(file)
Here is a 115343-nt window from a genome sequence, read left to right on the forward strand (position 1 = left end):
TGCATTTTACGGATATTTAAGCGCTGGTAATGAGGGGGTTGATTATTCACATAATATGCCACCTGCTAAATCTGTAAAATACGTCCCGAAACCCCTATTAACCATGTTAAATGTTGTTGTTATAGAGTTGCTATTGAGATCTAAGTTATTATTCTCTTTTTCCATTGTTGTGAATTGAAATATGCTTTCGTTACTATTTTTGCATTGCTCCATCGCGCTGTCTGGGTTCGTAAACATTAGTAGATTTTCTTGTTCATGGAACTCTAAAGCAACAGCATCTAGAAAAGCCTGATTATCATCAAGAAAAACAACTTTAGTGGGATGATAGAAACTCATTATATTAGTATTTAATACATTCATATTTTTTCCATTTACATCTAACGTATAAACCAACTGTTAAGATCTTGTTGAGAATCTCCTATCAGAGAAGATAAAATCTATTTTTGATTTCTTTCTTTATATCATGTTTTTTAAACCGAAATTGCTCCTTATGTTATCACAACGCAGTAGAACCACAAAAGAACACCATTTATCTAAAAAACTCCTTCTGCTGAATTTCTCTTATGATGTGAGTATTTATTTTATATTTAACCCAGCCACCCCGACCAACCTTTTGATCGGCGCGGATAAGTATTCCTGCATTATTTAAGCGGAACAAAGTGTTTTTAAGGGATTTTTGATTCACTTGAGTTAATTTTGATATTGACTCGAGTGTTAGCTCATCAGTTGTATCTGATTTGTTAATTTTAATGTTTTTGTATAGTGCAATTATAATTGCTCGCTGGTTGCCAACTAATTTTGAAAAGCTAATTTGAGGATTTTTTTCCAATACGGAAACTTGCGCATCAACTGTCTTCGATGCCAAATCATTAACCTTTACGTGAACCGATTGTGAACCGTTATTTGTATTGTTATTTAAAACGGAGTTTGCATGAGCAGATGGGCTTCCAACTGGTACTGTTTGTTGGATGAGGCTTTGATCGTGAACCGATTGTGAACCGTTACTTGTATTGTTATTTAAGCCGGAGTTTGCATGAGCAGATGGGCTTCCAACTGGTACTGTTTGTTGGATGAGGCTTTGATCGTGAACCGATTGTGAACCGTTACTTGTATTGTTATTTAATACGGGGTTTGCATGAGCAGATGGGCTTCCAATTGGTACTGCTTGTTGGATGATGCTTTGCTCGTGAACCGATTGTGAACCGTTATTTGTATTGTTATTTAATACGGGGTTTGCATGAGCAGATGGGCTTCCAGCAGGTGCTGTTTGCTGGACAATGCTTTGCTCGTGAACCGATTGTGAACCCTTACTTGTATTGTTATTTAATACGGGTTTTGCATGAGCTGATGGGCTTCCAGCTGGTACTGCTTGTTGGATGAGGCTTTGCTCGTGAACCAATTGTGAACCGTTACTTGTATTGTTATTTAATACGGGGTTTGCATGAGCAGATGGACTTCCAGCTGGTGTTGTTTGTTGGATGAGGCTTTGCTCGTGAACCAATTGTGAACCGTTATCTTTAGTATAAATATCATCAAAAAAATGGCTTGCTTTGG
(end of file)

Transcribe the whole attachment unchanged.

Here is a 115343-nt window from a genome sequence, read left to right on the forward strand (position 1 = left end):
TGCATTTTACGGATATTTAAGCGCTGGTAATGAGGGGGTTGATTATTCACATAATATGCCACCTGCTAAATCTGTAAAATACGTCCCGAAACCCCTATTAACCATGTTAAATGTTGTTGTTATAGAGTTGCTATTGAGATCTAAGTTATTATTCTCTTTTTCCATTGTTGTGAATTGAAATATGCTTTCGTTACTATTTTTGCATTGCTCCATCGCGCTGTCTGGGTTCGTAAACATTAGTAGATTTTCTTGTTCATGGAACTCTAAAGCAACAGCATCTAGAAAAGCCTGATTATCATCAAGAAAAACAACTTTAGTGGGATGATAGAAACTCATTATATTAGTATTTAATACATTCATATTTTTTCCATTTACATCTAACGTATAAACCAACTGTTAAGATCTTGTTGAGAATCTCCTATCAGAGAAGATAAAATCTATTTTTGATTTCTTTCTTTATATCATGTTTTTTAAACCGAAATTGCTCCTTATGTTATCACAACGCAGTAGAACCACAAAAGAACACCATTTATCTAAAAAACTCCTTCTGCTGAATTTCTCTTATGATGTGAGTATTTATTTTATATTTAACCCAGCCACCCCGACCAACCTTTTGATCGGCGCGGATAAGTATTCCTGCATTATTTAAGCGGAACAAAGTGTTTTTAAGGGATTTTTGATTCACTTGAGTTAATTTTGATATTGACTCGAGTGTTAGCTCATCAGTTGTATCTGATTTGTTAATTTTAATGTTTTTGTATAGTGCAATTATAATTGCTCGCTGGTTGCCAACTAATTTTGAAAAGCTAATTTGAGGATTTTTTTCCAATACGGAAACTTGCGCATCAACTGTCTTCGATGCCAAATCATTAACCTTTACGTGAACCGATTGTGAACCGTTATTTGTATTGTTATTTAAAACGGAGTTTGCATGAGCAGATGGGCTTCCAACTGGTACTGTTTGTTGGATGAGGCTTTGATCGTGAACCGATTGTGAACCGTTACTTGTATTGTTATTTAAGCCGGAGTTTGCATGAGCAGATGGGCTTCCAACTGGTACTGTTTGTTGGATGAGGCTTTGATCGTGAACCGATTGTGAACCGTTACTTGTATTGTTATTTAATACGGGGTTTGCATGAGCAGATGGGCTTCCAATTGGTACTGCTTGTTGGATGATGCTTTGCTCGTGAACCGATTGTGAACCGTTATTTGTATTGTTATTTAATACGGGGTTTGCATGAGCAGATGGGCTTCCAGCAGGTGCTGTTTGCTGGACAATGCTTTGCTCGTGAACCGATTGTGAACCCTTACTTGTATTGTTATTTAATACGGGTTTTGCATGAGCTGATGGGCTTCCAGCTGGTACTGCTTGTTGGATGAGGCTTTGCTCGTGAACCAATTGTGAACCGTTACTTGTATTGTTATTTAATACGGGGTTTGCATGAGCAGATGGACTTCCAGCTGGTGTTGTTTGTTGGATGAGGCTTTGCTCGTGAACCAATTGTGAACCGTTATCTTTAGTATAAATATCATCAAAAAAATGGCTTGCTTTGG